Fun Speculation: Ideas For Future Expansions

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Another fun speculation thread to start the week off about where the future of the world (of Warcraft) will take us. This time, it’s extending the ideas presented in my previous Fun Speculation article and expanding on them slightly. Some people from my old guild may recognise a lot of today’s article, as it is based upon my thoughts from before this summer.

The Burning Legion

The Draenei/Velen needs to do something, they haven’t had action since TBC. The most obvious way to bring them into the game more than just odd characters here and there (I do love Mishka though) would be to have a Burning Legion-focused expansion.

However, what Blizzard’s problem is for me at the moment is that we’re too quick to kill “big bads” – every expansion we’ve been to we’ve killed the big bad, [spoilers]though Mists might be the exception to this rule as Garrosh is currently awaiting trial until 5.5[/spoilers]. There are overarching storylines continuing across multiple expansions involving the Burning Legion and the Old Gods, but that’s mainly because they are hugely powerful enemies that we have to chip away one by one.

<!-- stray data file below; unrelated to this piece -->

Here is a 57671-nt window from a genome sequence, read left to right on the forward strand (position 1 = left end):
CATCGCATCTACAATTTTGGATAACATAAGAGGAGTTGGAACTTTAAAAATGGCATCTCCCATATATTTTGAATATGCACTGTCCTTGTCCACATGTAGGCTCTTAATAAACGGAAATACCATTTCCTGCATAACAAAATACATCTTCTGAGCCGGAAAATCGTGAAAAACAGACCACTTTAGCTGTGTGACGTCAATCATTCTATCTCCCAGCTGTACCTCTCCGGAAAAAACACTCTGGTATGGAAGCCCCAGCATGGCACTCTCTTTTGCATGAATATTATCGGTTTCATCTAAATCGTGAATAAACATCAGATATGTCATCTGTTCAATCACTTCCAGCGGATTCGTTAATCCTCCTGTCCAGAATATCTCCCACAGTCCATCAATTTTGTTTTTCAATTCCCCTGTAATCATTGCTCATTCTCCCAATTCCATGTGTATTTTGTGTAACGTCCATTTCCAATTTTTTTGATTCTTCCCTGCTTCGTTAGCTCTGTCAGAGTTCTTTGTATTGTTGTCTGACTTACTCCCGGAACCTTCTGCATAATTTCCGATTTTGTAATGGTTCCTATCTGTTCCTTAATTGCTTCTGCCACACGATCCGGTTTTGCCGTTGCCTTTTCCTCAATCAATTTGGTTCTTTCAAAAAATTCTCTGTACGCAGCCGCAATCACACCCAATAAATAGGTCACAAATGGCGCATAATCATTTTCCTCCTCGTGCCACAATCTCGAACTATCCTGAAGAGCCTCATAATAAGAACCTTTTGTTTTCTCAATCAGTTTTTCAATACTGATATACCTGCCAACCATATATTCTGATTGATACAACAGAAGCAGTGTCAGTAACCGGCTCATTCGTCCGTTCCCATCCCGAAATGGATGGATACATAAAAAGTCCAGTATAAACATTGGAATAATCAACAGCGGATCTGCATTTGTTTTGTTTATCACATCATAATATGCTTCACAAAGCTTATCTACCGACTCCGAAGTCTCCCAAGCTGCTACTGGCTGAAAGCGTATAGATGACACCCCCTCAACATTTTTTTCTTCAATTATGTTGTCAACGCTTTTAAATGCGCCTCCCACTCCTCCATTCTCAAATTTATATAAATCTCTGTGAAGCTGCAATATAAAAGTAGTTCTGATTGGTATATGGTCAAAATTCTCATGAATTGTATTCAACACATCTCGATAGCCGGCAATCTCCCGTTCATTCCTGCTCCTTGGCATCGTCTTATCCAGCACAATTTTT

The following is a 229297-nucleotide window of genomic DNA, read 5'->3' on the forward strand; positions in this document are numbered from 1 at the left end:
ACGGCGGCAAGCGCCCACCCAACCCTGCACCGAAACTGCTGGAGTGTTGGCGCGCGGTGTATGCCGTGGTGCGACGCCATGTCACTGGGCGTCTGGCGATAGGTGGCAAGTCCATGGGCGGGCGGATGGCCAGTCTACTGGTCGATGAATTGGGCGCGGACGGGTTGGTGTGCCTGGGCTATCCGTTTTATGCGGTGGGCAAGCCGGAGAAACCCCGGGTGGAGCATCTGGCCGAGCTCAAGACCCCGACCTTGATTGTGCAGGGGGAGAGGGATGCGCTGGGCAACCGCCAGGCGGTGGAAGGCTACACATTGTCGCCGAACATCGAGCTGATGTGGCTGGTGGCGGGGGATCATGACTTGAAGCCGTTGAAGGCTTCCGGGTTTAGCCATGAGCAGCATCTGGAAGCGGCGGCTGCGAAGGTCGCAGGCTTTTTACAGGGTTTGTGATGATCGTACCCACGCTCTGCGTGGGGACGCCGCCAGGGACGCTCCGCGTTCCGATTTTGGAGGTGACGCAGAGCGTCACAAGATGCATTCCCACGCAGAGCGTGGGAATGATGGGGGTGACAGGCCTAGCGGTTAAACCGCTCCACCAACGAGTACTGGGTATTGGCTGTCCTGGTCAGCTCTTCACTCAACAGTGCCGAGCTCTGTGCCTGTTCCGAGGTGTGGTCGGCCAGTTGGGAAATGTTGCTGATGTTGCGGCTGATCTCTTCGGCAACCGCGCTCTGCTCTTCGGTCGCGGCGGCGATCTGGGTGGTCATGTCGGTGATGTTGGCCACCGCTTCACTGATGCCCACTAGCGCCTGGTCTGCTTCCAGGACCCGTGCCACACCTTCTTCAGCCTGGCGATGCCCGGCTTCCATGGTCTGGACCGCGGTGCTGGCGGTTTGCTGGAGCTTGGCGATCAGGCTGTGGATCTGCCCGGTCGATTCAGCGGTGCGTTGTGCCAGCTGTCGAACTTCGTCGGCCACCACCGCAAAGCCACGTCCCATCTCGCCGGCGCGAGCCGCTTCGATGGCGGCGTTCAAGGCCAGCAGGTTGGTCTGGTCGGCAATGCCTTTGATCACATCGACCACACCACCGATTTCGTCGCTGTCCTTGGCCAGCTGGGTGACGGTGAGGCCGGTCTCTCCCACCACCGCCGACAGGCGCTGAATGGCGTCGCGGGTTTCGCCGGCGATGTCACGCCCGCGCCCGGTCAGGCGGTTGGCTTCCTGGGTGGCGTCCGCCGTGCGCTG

Fighting Sargeras this soon would be a bad move by Blizzard. It might bring people back, but it’ll have the Lich King effect where once he’s “dead”, people will believe that the Warcraft storyline will be largely over. And truly, what larger threat is there than the Destroyer of Worlds himself? Multiple Old Gods at once? The rest of the Pantheon that decide that Azeroth needs to be re-originated? We’ll be getting to Super Saiyan levels of power that will just end up being non-realistic.